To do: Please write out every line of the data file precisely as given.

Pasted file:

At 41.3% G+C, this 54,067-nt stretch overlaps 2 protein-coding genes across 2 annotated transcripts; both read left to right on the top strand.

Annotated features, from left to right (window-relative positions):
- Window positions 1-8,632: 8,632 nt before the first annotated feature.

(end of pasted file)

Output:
At 41.3% G+C, this 54,067-nt stretch overlaps 2 protein-coding genes across 2 annotated transcripts; both read left to right on the top strand.

Annotated features, from left to right (window-relative positions):
- Window positions 1-8,632: 8,632 nt before the first annotated feature.